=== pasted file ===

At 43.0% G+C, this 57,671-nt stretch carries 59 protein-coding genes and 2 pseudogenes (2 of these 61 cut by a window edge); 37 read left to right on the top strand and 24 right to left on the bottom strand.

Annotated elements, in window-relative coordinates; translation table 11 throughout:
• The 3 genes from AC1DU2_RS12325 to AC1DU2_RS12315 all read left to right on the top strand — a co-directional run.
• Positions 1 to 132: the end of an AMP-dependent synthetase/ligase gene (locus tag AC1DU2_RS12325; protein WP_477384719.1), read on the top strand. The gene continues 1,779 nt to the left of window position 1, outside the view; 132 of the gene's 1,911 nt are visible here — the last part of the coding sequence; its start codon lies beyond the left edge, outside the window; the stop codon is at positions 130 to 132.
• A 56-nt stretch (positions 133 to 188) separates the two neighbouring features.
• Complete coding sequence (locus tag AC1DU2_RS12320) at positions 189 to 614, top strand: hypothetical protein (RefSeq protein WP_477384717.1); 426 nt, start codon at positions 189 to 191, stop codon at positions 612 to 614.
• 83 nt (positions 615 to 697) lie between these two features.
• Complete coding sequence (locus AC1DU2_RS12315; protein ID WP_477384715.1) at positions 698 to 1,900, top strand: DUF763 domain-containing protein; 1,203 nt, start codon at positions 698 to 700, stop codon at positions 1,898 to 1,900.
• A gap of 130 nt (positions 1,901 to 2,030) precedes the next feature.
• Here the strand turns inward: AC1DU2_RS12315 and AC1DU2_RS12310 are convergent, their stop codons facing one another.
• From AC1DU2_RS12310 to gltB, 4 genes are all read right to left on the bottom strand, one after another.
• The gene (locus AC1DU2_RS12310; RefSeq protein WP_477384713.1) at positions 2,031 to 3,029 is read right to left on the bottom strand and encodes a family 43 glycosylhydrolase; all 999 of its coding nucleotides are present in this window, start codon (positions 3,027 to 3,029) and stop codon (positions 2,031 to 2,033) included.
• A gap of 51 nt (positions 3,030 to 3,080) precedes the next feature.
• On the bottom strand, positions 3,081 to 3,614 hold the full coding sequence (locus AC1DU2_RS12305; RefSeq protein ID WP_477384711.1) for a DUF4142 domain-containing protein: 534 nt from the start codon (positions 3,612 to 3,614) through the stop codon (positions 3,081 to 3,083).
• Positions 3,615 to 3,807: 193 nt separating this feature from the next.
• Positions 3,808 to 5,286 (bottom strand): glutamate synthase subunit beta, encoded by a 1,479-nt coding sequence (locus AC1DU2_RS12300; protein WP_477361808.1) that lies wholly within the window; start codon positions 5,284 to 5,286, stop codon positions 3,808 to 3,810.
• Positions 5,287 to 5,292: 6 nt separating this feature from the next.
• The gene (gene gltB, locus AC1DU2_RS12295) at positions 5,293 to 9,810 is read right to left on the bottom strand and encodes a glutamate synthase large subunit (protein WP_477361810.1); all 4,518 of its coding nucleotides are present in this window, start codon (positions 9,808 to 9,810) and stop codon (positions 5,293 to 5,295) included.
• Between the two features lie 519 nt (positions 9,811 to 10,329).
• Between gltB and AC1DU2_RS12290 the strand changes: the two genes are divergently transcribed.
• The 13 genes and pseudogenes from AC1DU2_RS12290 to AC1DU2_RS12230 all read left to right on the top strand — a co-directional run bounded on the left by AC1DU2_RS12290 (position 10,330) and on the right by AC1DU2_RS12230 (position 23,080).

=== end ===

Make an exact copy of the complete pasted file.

At 43.0% G+C, this 57,671-nt stretch carries 59 protein-coding genes and 2 pseudogenes (2 of these 61 cut by a window edge); 37 read left to right on the top strand and 24 right to left on the bottom strand.

Annotated elements, in window-relative coordinates; translation table 11 throughout:
• The 3 genes from AC1DU2_RS12325 to AC1DU2_RS12315 all read left to right on the top strand — a co-directional run.
• Positions 1 to 132: the end of an AMP-dependent synthetase/ligase gene (locus tag AC1DU2_RS12325; protein WP_477384719.1), read on the top strand. The gene continues 1,779 nt to the left of window position 1, outside the view; 132 of the gene's 1,911 nt are visible here — the last part of the coding sequence; its start codon lies beyond the left edge, outside the window; the stop codon is at positions 130 to 132.
• A 56-nt stretch (positions 133 to 188) separates the two neighbouring features.
• Complete coding sequence (locus tag AC1DU2_RS12320) at positions 189 to 614, top strand: hypothetical protein (RefSeq protein WP_477384717.1); 426 nt, start codon at positions 189 to 191, stop codon at positions 612 to 614.
• 83 nt (positions 615 to 697) lie between these two features.
• Complete coding sequence (locus AC1DU2_RS12315; protein ID WP_477384715.1) at positions 698 to 1,900, top strand: DUF763 domain-containing protein; 1,203 nt, start codon at positions 698 to 700, stop codon at positions 1,898 to 1,900.
• A gap of 130 nt (positions 1,901 to 2,030) precedes the next feature.
• Here the strand turns inward: AC1DU2_RS12315 and AC1DU2_RS12310 are convergent, their stop codons facing one another.
• From AC1DU2_RS12310 to gltB, 4 genes are all read right to left on the bottom strand, one after another.
• The gene (locus AC1DU2_RS12310; RefSeq protein WP_477384713.1) at positions 2,031 to 3,029 is read right to left on the bottom strand and encodes a family 43 glycosylhydrolase; all 999 of its coding nucleotides are present in this window, start codon (positions 3,027 to 3,029) and stop codon (positions 2,031 to 2,033) included.
• A gap of 51 nt (positions 3,030 to 3,080) precedes the next feature.
• On the bottom strand, positions 3,081 to 3,614 hold the full coding sequence (locus AC1DU2_RS12305; RefSeq protein ID WP_477384711.1) for a DUF4142 domain-containing protein: 534 nt from the start codon (positions 3,612 to 3,614) through the stop codon (positions 3,081 to 3,083).
• Positions 3,615 to 3,807: 193 nt separating this feature from the next.
• Positions 3,808 to 5,286 (bottom strand): glutamate synthase subunit beta, encoded by a 1,479-nt coding sequence (locus AC1DU2_RS12300; protein WP_477361808.1) that lies wholly within the window; start codon positions 5,284 to 5,286, stop codon positions 3,808 to 3,810.
• Positions 5,287 to 5,292: 6 nt separating this feature from the next.
• The gene (gene gltB, locus AC1DU2_RS12295) at positions 5,293 to 9,810 is read right to left on the bottom strand and encodes a glutamate synthase large subunit (protein WP_477361810.1); all 4,518 of its coding nucleotides are present in this window, start codon (positions 9,808 to 9,810) and stop codon (positions 5,293 to 5,295) included.
• Between the two features lie 519 nt (positions 9,811 to 10,329).
• Between gltB and AC1DU2_RS12290 the strand changes: the two genes are divergently transcribed.
• The 13 genes and pseudogenes from AC1DU2_RS12290 to AC1DU2_RS12230 all read left to right on the top strand — a co-directional run bounded on the left by AC1DU2_RS12290 (position 10,330) and on the right by AC1DU2_RS12230 (position 23,080).